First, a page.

Laudable words indeed! Might Scottish anglers at last entertain the hope that they might be permitted fairer access to our lochs and streams, that they might be granted the legal right of access conferred upon almost all other recreational land users, such as hill walkers, cyclists, horse riders, campers, bird watchers and canoeists? Sadly, it would appear not. The Draft Wild Fisheries (Scotland) Bill fails to address the essential issues of 1) conservation of our freshwater fish and 2) public access to wild fishing waters. A great opportunity seems to have been missed - to explore ways to manage our wild freshwater fisheries for the benefit of the Scottish people; to seek to promote wider access to wild fishing waters and to encourage greater participation in angling; to build on the foundations laid by the Land Reform Act. Instead, it would seem that the course of the wild fisheries review and the direction of the national strategy have been driven by non-anglers, posing as conservationists, with little understanding of angling, and even less interest in it. The Wild Fisheries Bill has become little more than a mechanism for controlling, taxing and regulating anglers, on the wholly unfounded and mistaken assumption that anglers somehow present a threat to wild fish and wild habitats. It does nothing for conservation, nothing for anglers and nothing for wild fisheries.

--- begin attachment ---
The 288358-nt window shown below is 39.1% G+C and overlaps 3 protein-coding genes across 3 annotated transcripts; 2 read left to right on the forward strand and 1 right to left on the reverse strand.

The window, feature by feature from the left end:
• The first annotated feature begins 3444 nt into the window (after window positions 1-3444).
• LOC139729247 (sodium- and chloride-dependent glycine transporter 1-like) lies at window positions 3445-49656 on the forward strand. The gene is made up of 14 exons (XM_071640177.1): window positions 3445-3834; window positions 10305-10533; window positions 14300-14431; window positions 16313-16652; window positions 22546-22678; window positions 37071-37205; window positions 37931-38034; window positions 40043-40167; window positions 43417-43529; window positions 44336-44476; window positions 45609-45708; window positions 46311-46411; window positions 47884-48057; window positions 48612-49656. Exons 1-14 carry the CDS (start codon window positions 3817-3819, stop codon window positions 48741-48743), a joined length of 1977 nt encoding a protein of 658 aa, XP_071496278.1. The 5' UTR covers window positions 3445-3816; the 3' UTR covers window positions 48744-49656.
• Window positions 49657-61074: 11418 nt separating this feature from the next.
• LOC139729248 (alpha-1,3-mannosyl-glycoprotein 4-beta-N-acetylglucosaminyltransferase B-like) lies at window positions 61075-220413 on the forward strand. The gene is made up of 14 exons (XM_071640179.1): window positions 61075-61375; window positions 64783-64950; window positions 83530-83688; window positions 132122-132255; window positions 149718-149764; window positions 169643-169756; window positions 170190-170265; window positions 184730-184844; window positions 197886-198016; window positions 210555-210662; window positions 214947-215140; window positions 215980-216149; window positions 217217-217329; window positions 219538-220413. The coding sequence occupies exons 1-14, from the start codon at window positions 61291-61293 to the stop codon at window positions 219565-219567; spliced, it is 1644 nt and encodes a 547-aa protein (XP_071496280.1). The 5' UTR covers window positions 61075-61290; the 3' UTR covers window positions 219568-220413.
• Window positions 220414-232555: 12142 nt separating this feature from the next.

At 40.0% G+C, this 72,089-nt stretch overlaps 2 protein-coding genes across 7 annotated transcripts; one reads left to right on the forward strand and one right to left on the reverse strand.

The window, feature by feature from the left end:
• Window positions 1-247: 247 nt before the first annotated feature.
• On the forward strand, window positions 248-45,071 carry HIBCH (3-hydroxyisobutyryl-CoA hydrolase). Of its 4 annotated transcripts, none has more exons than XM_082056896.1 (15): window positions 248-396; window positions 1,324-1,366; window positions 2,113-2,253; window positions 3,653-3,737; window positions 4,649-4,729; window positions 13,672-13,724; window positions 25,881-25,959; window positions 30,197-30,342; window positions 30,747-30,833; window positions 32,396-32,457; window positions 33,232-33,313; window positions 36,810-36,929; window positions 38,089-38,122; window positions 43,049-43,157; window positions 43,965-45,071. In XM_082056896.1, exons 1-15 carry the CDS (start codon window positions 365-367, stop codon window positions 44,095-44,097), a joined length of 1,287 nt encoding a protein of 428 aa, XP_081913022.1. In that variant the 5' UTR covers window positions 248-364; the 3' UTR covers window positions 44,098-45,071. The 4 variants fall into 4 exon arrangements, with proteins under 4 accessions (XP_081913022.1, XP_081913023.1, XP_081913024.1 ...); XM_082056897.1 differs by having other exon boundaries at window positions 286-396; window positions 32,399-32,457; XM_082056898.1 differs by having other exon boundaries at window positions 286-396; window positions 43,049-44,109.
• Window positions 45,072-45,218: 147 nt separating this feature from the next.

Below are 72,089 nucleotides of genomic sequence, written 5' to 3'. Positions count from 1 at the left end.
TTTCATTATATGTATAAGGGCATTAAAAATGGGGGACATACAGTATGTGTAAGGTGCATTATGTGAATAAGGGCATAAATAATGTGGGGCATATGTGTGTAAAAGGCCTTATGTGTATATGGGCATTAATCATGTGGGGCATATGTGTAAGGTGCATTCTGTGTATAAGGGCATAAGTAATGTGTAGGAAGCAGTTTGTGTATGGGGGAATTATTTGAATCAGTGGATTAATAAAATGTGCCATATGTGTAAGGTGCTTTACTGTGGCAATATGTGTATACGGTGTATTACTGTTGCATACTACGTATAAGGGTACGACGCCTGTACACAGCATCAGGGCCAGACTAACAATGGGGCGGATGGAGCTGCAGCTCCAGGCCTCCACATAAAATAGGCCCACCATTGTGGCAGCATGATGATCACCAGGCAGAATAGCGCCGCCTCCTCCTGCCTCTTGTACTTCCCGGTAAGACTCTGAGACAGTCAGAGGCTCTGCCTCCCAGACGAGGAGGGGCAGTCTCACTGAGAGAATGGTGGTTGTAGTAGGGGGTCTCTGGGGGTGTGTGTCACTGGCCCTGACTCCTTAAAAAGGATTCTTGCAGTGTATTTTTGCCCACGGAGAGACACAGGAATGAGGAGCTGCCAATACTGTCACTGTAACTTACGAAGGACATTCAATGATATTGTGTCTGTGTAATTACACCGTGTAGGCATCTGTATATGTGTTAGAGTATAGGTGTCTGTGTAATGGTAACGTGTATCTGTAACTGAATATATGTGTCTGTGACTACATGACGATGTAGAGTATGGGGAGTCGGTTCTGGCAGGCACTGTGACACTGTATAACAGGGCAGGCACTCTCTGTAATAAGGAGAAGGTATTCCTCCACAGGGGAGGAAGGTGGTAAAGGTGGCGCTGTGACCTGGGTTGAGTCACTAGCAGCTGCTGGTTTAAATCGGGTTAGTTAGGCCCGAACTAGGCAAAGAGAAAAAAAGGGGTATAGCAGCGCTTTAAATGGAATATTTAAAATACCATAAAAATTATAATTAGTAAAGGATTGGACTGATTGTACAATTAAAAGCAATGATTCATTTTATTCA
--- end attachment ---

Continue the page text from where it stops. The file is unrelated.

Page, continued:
The Consultation Draft Provisions for a Wild Fisheries (Scotland) Bill includes the following provisions:

Chapter 2


Entitlement to fish

33 Fishing without legal right or permission    

         (1) A person commits an offence if, without having legal right or permission, the person fishes for, takes or kills –

              (a) an Atlantic salmon or sea trout in –

(i)   any inland waters, or

(ii)  any part of the sea within 1.5 kilometres of mean low water springs, or

               (b) any other species of freshwater fish in any inland waters other than those parts of a river or loch that are tidal.